Next came finding an editor. Again, I’m lucky to know people. My sister-in-law is a newspaper editor and agreed to provide copy edits. Then I hooked up with a fantastic critique group who provided me with valuable constructive criticism. I did my own formatting, since it’s what I know and didn’t see the benefit of hiring it out. After that, it was learning how to upload my files, order proofs, tweak stuff, and get exactly the look and feel I wanted. That actually took the longest outside of the writing process. Self-publishing is definitely not for the faint of heart!
I really think it’s been worthwhile. In fact, as I sit down to write this, I’m looking at a certificate that arrived in the mail today. My book was one of three finalists in the San Diego Book Awards in the Young Adult category. San Diego is home to a lot of authors and some of the top literary agencies, so even though I didn’t take the top prize, just being a finalist was beyond gratifying.
Do you think you feel more proud of yourself for self-publishing considering you had to do the work yourself? Or possibly just as proud because you published a book?
I don’t know if I feel more proud. There’s certainly something to having a traditional publisher read your book and tell you it’s worthy of publication. But that’s not really the ultimate goal. More than 25% of traditionally published books are returned to the publisher unsold. Many advances paid to authors are never earned out, meaning the advance check the author gets, is the only royalties they’ll ever earn for that book. So, I think I’ll go with just proud because I published a book, or actually two books, now.
Why have you decided to give traditional a go even after self? What was it about self that was lacking for you?
There’s a lot of work that goes into publishing. Work that keeps me from writing. Besides the big stuff like editing, layout, artwork, printing, having a publisher behind you can boost visibility. They arrange for signings, publicity, and placing your books in major retailers. Although every author needs to spend time doing their own marketing, but it helps to have a publisher behind you.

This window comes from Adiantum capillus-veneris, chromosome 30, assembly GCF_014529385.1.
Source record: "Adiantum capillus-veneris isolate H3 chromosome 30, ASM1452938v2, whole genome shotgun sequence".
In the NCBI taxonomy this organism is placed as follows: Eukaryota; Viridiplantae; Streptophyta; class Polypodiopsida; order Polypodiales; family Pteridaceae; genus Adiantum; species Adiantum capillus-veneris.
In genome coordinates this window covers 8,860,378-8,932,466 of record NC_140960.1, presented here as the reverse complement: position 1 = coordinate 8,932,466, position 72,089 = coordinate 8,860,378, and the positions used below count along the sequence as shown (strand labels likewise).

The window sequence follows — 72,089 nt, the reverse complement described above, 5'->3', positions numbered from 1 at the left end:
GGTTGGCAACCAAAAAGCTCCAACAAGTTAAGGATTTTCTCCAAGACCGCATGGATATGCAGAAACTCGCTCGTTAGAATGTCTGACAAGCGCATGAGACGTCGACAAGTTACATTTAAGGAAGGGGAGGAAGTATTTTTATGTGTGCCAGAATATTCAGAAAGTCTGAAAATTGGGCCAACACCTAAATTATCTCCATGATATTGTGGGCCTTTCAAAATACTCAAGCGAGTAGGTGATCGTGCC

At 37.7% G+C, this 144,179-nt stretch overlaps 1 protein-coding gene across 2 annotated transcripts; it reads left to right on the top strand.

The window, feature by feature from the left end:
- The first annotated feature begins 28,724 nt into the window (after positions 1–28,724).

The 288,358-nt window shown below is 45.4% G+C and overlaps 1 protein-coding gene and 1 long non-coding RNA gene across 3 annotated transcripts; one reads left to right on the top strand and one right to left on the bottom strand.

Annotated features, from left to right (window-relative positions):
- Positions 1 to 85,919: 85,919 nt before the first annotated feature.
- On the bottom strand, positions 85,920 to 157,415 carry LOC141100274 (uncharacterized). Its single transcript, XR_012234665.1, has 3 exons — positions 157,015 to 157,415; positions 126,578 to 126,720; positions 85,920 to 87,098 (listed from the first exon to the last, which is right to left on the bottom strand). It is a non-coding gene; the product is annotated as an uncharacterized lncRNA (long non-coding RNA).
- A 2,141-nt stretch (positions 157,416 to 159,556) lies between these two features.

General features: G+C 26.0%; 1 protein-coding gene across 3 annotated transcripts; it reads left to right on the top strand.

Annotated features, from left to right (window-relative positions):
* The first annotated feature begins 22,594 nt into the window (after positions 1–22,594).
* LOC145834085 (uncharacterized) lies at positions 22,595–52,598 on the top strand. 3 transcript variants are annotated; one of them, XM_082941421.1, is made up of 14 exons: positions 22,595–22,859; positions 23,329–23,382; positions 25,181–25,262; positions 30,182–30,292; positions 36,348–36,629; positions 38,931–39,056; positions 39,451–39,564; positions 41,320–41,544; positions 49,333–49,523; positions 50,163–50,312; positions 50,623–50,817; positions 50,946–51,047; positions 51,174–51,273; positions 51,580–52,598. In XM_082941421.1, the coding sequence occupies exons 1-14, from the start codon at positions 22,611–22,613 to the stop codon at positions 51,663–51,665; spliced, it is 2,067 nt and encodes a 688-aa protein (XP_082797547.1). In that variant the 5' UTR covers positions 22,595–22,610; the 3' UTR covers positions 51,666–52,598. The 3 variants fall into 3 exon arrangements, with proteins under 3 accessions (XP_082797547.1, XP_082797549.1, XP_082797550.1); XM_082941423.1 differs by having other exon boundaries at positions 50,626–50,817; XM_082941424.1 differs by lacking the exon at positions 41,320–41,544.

So many people won’t give an indie author a try because they’ve been burned by poorly written, edited, or published books. I can’t blame them. I mean, even if the book is free, you only have so much free time, and who wants to waste that on a poorly written book? By having a traditional publisher backing you, it gives you more credibility with a huge portion of the reading population.
This is a very interesting opinion. I quite like it. It encompasses mostly what I feel about self publishing. Were you ever struck down by the enormity of self publishing, especially since writing a novel is a big enough task?
I was overwhelmed in the beginning. It felt like too much. There are so many self-published books out there and it’s hard to make yours stand out from the crowd. But I believed in my book and in my series, so I was willing to at least give it a try. And succeed or fail, I know it all rests on me. If the series doesn’t work, I can’t complain that covers don’t accurately reflect the story or that editorial direction moved the series away from my vision. This is the tale I wanted to tell, the way I wanted to tell it, presented the way I envisioned it. If it fails, I take full responsibility.